Ruiz, a Coral Gables attorney specializing in healthcare claims and malpractice claims, rose to fame last year when he took his data analytics company public in a reverse merger with a special purpose vehicle. The company MSP Recovery briefly had a record-breaking valuation of nearly $33 billion, making Ruiz a multiple billionaire.

But the stock promptly plummeted to a dollar a share, and in June 2022, he and the company’s co-founder loaned the company $113 million to make up for a lack of liquidity.

Ruiz did not donate to Santos’ campaign, but his wife Mayra was a particularly generous supporter. Campaign funding records show that Mayra Ruiz pledged $10,800 to the Santos joint fundraising committee on March 31, 2022. She later became one of the first to give money to Santos after he won the election.

Santos failed to disclose one of its Devolder customers. But in December, The Daily Beast identified the Tantillo Auto Group — Tantillo’s network of Long Island auto dealerships — and two organizations linked to Ruiz’s family as Devolder’s customers. The Daily Beast quoted Mayra Ruiz as saying the family hired Devolder in early 2022, but gave no further details.

Mayra Ruiz did not respond to requests for comment. Christine Lugo, an attorney for John Ruiz, said her client “is not interested in making any statement other than the fact that he has already publicly stated that he does not know who George Santos is and has never contributed to his campaigns.” and has never done any business with him.”

Santos was reportedly mixing campaign fundraisers with personal business opportunities. Several donors have described encounters with Santos at fundraisers, where he described deals he could negotiate with other donors in industries like insurance and pharmaceuticals, or told them about donors looking to sell businesses or luxury items.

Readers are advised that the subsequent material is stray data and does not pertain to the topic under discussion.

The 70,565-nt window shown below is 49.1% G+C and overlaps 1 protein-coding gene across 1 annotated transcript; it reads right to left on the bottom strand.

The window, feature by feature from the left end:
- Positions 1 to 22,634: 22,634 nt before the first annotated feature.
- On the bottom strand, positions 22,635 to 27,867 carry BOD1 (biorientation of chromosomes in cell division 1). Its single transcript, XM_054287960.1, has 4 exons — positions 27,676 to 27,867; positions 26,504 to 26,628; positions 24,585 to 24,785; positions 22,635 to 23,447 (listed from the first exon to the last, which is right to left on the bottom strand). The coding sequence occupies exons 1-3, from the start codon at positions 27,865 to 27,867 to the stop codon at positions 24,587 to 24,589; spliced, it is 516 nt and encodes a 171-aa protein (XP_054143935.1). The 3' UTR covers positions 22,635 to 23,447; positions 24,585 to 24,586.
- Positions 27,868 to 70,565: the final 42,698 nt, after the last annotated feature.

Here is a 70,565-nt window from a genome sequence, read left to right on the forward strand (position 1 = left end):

Santos would offer to match people with the implicit understanding he would make a cut, they said. The pitches were often coupled with appeals for donations. None of the other possible arrangements described to the Times appear to have resulted in any deals.

Among the donors he courted, Santos appears to have become close to Tantillo, according to people familiar with their relationship.

Tantillo donated more than $17,000 to Santos’ campaign and affiliated committees; His estranged wife is said to be giving at least $5,000 more, as is another ex-wife. (Contribution limits in the 2022 New York congressional election were changed slightly after a state court ruling sunk a ballot and forced an August primary; the Federal Election Commission ruled candidates could raise additional funds.)

In August, Santos approached Tantillo with an offer to sell him the yacht. The deal was negotiated in Coral Gables in late September, and Santos suggested moving the boat to a free trade zone at the port, the person said.

It’s common for boat sales to take place in a free trade zone before returning overseas — often to the Bahamas — and with a new owner, according to another person familiar with the sale and Miami’s port system.

As negotiations progressed, Santos pressed Tantillo for additional donations and financial help for his campaign and for fellow Republicans as Election Day drew near, the person said. Tantillo provided no additional funds.

“I have every reason to believe that Tantillo will not be billed for anything, including buying a boat or making campaign donations,” said Robert Curtis Gottlieb, an attorney for Tantillo.

At least one other major donor was asked for a major donation weeks before the election, the Times reported.

After weeks of negotiations, Tantillo agreed to purchase the yacht in September 2022, according to a person familiar with the sale. Santos’ deal was brokered with Ruiz, according to emails to the Times.

On November 3, 2022, “Namaste” departed for the Bahamas from her berth in West Palm Beach, Florida. Fifteen days later, port records show, the boat returned to Florida under a new flag—the Cayman Islands—a different name and a new owner.

Tantillo renamed the boat “Neverland”.

© 2023 The New York Times Company Sold: yacht with waterfall. Price: 19 million dollars. Broker: George Santos.